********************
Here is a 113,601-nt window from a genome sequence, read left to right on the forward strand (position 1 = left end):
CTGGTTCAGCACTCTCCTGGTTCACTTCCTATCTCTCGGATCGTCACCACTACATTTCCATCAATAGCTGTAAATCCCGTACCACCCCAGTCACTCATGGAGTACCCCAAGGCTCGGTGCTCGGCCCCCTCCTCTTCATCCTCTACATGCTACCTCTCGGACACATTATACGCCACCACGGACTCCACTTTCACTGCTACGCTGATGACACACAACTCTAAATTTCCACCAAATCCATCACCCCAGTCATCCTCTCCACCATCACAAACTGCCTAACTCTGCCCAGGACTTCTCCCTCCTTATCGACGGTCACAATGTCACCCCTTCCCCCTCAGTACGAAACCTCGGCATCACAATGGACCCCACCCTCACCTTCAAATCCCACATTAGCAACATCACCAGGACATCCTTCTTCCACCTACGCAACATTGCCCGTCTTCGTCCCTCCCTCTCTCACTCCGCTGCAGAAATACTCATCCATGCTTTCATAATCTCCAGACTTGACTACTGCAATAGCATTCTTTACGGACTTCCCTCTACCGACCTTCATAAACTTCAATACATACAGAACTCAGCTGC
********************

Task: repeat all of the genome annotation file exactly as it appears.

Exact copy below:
Here is a 113,601-nt window from a genome sequence, read left to right on the forward strand (position 1 = left end):
CTGGTTCAGCACTCTCCTGGTTCACTTCCTATCTCTCGGATCGTCACCACTACATTTCCATCAATAGCTGTAAATCCCGTACCACCCCAGTCACTCATGGAGTACCCCAAGGCTCGGTGCTCGGCCCCCTCCTCTTCATCCTCTACATGCTACCTCTCGGACACATTATACGCCACCACGGACTCCACTTTCACTGCTACGCTGATGACACACAACTCTAAATTTCCACCAAATCCATCACCCCAGTCATCCTCTCCACCATCACAAACTGCCTAACTCTGCCCAGGACTTCTCCCTCCTTATCGACGGTCACAATGTCACCCCTTCCCCCTCAGTACGAAACCTCGGCATCACAATGGACCCCACCCTCACCTTCAAATCCCACATTAGCAACATCACCAGGACATCCTTCTTCCACCTACGCAACATTGCCCGTCTTCGTCCCTCCCTCTCTCACTCCGCTGCAGAAATACTCATCCATGCTTTCATAATCTCCAGACTTGACTACTGCAATAGCATTCTTTACGGACTTCCCTCTACCGACCTTCATAAACTTCAATACATACAGAACTCAGCTGC